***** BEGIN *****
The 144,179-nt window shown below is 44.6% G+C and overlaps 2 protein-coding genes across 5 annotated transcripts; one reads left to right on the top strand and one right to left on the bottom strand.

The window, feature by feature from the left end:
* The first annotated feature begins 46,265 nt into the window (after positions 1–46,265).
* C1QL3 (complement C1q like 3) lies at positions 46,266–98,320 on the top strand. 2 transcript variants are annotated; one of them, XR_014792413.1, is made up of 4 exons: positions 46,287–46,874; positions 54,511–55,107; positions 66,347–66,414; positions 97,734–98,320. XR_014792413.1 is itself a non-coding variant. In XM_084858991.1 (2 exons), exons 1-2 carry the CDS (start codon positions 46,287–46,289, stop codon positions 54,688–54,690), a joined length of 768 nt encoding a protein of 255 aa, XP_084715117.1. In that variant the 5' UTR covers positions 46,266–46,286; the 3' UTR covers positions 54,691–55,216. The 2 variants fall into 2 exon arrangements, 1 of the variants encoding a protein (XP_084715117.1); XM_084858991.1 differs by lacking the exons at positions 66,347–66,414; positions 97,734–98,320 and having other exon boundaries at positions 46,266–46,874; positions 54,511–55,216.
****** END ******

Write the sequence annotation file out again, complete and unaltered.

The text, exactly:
The 144,179-nt window shown below is 44.6% G+C and overlaps 2 protein-coding genes across 5 annotated transcripts; one reads left to right on the top strand and one right to left on the bottom strand.

The window, feature by feature from the left end:
* The first annotated feature begins 46,265 nt into the window (after positions 1–46,265).
* C1QL3 (complement C1q like 3) lies at positions 46,266–98,320 on the top strand. 2 transcript variants are annotated; one of them, XR_014792413.1, is made up of 4 exons: positions 46,287–46,874; positions 54,511–55,107; positions 66,347–66,414; positions 97,734–98,320. XR_014792413.1 is itself a non-coding variant. In XM_084858991.1 (2 exons), exons 1-2 carry the CDS (start codon positions 46,287–46,289, stop codon positions 54,688–54,690), a joined length of 768 nt encoding a protein of 255 aa, XP_084715117.1. In that variant the 5' UTR covers positions 46,266–46,286; the 3' UTR covers positions 54,691–55,216. The 2 variants fall into 2 exon arrangements, 1 of the variants encoding a protein (XP_084715117.1); XM_084858991.1 differs by lacking the exons at positions 66,347–66,414; positions 97,734–98,320 and having other exon boundaries at positions 46,266–46,874; positions 54,511–55,216.